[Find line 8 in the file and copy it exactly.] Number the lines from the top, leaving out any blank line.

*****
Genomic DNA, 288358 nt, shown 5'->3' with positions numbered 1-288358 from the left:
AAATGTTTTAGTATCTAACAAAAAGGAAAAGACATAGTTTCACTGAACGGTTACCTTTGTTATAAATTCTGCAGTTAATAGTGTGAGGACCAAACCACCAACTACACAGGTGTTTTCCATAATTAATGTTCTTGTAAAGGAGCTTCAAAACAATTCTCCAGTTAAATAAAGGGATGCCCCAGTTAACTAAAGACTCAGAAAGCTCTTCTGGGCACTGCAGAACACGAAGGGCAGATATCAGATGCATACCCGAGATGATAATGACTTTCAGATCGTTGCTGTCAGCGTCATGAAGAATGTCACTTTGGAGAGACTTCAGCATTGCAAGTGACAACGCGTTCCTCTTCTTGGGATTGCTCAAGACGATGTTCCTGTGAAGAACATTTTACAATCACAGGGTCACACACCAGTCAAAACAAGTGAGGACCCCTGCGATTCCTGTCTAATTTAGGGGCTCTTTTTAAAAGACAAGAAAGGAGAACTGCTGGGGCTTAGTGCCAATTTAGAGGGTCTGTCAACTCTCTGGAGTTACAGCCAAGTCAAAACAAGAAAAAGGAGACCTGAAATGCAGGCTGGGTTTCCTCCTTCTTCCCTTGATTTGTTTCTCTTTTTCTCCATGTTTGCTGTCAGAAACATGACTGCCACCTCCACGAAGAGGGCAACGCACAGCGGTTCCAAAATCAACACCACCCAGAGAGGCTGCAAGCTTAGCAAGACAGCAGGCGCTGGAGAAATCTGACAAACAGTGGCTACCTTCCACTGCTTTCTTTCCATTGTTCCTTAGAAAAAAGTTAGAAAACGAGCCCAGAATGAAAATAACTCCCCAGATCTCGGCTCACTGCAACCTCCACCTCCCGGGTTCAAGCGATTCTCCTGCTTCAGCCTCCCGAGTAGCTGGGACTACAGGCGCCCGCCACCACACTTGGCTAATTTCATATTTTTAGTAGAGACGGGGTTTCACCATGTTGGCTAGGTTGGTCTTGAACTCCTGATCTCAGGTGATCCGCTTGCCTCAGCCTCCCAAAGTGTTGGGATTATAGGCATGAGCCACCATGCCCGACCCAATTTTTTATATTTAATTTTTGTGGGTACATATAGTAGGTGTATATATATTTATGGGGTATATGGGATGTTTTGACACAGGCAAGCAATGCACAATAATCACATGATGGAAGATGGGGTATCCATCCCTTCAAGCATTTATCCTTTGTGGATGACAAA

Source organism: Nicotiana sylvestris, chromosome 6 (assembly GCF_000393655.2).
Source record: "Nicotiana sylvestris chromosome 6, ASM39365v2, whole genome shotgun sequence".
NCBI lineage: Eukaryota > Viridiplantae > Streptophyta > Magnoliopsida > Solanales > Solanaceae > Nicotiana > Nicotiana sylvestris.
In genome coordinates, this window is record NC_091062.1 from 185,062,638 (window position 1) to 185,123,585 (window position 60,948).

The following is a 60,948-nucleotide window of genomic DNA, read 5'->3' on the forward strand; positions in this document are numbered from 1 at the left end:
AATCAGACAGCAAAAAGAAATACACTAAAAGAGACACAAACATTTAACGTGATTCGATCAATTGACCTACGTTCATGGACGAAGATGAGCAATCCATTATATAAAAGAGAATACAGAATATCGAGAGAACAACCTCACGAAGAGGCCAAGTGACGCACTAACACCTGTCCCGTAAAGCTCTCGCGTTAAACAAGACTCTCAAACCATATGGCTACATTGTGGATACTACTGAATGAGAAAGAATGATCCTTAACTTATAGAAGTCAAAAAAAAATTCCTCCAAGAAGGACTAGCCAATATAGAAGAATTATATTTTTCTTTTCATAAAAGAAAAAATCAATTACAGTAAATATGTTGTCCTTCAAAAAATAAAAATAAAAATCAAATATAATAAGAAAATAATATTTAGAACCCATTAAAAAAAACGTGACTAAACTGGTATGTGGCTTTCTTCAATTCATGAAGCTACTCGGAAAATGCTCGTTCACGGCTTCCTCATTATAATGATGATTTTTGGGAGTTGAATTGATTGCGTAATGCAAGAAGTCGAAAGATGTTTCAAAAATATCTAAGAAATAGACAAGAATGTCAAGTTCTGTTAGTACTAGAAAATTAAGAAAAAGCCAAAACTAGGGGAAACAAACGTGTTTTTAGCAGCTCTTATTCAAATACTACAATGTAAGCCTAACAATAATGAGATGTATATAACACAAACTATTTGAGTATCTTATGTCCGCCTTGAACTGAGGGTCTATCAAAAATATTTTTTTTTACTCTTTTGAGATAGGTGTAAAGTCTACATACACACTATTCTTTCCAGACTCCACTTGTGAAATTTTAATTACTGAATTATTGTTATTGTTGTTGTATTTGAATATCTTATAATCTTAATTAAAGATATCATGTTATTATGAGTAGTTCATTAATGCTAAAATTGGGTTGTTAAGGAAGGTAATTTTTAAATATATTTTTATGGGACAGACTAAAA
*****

AATCAGACAGCAAAAAGAAATACACTAAAAGAGACACAAACATTTAACGTGATTCGATCAATTGACCTACGTTCATGGACGAAGATGAGCAATCCATTATATAAAAGAGAATACAGAATATCGAGAGAACAACCTCACGAAGAGGCCAAGTGACGCACTAACACCTGTCCCGTAAAGCTCTCGCGTTAAACAAGACTCTCAAACCATATGGCTACATTGTGGATACTACTGAATGAGAAAGAATGATCCTTAACTTATAGAAGTCAAAAAAAAATTCCTCCAAGAAGGACTAGCCAATATAGAAGAATTATATTTTTCTTTTCATAAAAGAAAAAATCAATTACAGTAAATATGTTGTCCTTCAAAAAATAAAAATAAAAATCAAATATAATAAGAAAATAATATTTAGAACCCATTAAAAAAAACGTGACTAAACTGGTATGTGGCTTTCTTCAATTCATGAAGCTACTCGGAAAATGCTCGTTCACGGCTTCCTCATTATAATGATGATTTTTGGGAGTTGAATTGATTGCGTAATGCAAGAAGTCGAAAGATGTTTCAAAAATATCTAAGAAATAGACAAGAATGTCAAGTTCTGTTAGTACTAGAAAATTAAGAAAAAGCCAAAACTAGGGGAAACAAACGTGTTTTTAGCAGCTCTTATTCAAATACTACAATGTAAGCCTAACAATAATGAGATGTATATAACACAAACTATTTGAGTATCTTATGTCCGCCTTGAACTGAGGGTCTATCAAAAATATTTTTTTTTACTCTTTTGAGATAGGTGTAAAGTCTACATACACACTATTCTTTCCAGACTCCACTTGTGAAATTTTAATTACTGAATTATTGTTATTGTTGTTGTATTTGAATATCTTATAATCTTAATTAAAGATATCATGTTATTATGAGTAGTTCATTAATGCTAAAATTGGGTTGTTAAGGAAGGTAATTTTTAAATATATTTTTATGGGACAGACTAAAA